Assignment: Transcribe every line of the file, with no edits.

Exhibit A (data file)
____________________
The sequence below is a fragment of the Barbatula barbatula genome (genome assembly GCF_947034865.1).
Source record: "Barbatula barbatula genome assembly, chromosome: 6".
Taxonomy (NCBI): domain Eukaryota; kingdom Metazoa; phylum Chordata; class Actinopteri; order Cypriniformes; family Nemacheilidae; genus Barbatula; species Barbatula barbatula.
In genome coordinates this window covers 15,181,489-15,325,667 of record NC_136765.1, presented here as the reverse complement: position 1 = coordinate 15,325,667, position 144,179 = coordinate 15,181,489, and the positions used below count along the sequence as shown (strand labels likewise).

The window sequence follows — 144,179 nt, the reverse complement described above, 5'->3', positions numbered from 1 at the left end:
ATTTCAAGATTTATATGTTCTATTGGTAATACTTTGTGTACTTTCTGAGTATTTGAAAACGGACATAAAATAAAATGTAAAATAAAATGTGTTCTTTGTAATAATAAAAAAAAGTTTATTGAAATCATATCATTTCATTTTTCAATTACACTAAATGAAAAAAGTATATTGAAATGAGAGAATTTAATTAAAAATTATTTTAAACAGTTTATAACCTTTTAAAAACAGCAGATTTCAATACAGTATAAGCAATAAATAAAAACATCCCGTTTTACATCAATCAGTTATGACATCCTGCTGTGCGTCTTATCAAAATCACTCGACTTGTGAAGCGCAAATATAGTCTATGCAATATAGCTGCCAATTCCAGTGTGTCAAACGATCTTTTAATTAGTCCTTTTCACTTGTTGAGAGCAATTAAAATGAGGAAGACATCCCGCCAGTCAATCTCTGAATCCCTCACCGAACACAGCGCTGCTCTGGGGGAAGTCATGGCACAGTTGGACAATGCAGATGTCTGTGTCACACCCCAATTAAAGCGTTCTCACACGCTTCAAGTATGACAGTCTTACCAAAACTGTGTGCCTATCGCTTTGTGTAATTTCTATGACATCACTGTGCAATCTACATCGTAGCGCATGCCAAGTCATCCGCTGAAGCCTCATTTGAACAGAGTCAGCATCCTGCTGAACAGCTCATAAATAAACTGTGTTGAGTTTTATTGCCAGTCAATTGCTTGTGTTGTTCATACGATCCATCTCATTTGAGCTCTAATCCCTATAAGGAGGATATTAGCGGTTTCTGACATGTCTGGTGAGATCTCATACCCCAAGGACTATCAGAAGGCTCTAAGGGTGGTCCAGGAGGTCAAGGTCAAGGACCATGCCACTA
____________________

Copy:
The sequence below is a fragment of the Barbatula barbatula genome (genome assembly GCF_947034865.1).
Source record: "Barbatula barbatula genome assembly, chromosome: 6".
Taxonomy (NCBI): domain Eukaryota; kingdom Metazoa; phylum Chordata; class Actinopteri; order Cypriniformes; family Nemacheilidae; genus Barbatula; species Barbatula barbatula.
In genome coordinates this window covers 15,181,489-15,325,667 of record NC_136765.1, presented here as the reverse complement: position 1 = coordinate 15,325,667, position 144,179 = coordinate 15,181,489, and the positions used below count along the sequence as shown (strand labels likewise).

The window sequence follows — 144,179 nt, the reverse complement described above, 5'->3', positions numbered from 1 at the left end:
ATTTCAAGATTTATATGTTCTATTGGTAATACTTTGTGTACTTTCTGAGTATTTGAAAACGGACATAAAATAAAATGTAAAATAAAATGTGTTCTTTGTAATAATAAAAAAAAGTTTATTGAAATCATATCATTTCATTTTTCAATTACACTAAATGAAAAAAGTATATTGAAATGAGAGAATTTAATTAAAAATTATTTTAAACAGTTTATAACCTTTTAAAAACAGCAGATTTCAATACAGTATAAGCAATAAATAAAAACATCCCGTTTTACATCAATCAGTTATGACATCCTGCTGTGCGTCTTATCAAAATCACTCGACTTGTGAAGCGCAAATATAGTCTATGCAATATAGCTGCCAATTCCAGTGTGTCAAACGATCTTTTAATTAGTCCTTTTCACTTGTTGAGAGCAATTAAAATGAGGAAGACATCCCGCCAGTCAATCTCTGAATCCCTCACCGAACACAGCGCTGCTCTGGGGGAAGTCATGGCACAGTTGGACAATGCAGATGTCTGTGTCACACCCCAATTAAAGCGTTCTCACACGCTTCAAGTATGACAGTCTTACCAAAACTGTGTGCCTATCGCTTTGTGTAATTTCTATGACATCACTGTGCAATCTACATCGTAGCGCATGCCAAGTCATCCGCTGAAGCCTCATTTGAACAGAGTCAGCATCCTGCTGAACAGCTCATAAATAAACTGTGTTGAGTTTTATTGCCAGTCAATTGCTTGTGTTGTTCATACGATCCATCTCATTTGAGCTCTAATCCCTATAAGGAGGATATTAGCGGTTTCTGACATGTCTGGTGAGATCTCATACCCCAAGGACTATCAGAAGGCTCTAAGGGTGGTCCAGGAGGTCAAGGTCAAGGACCATGCCACTA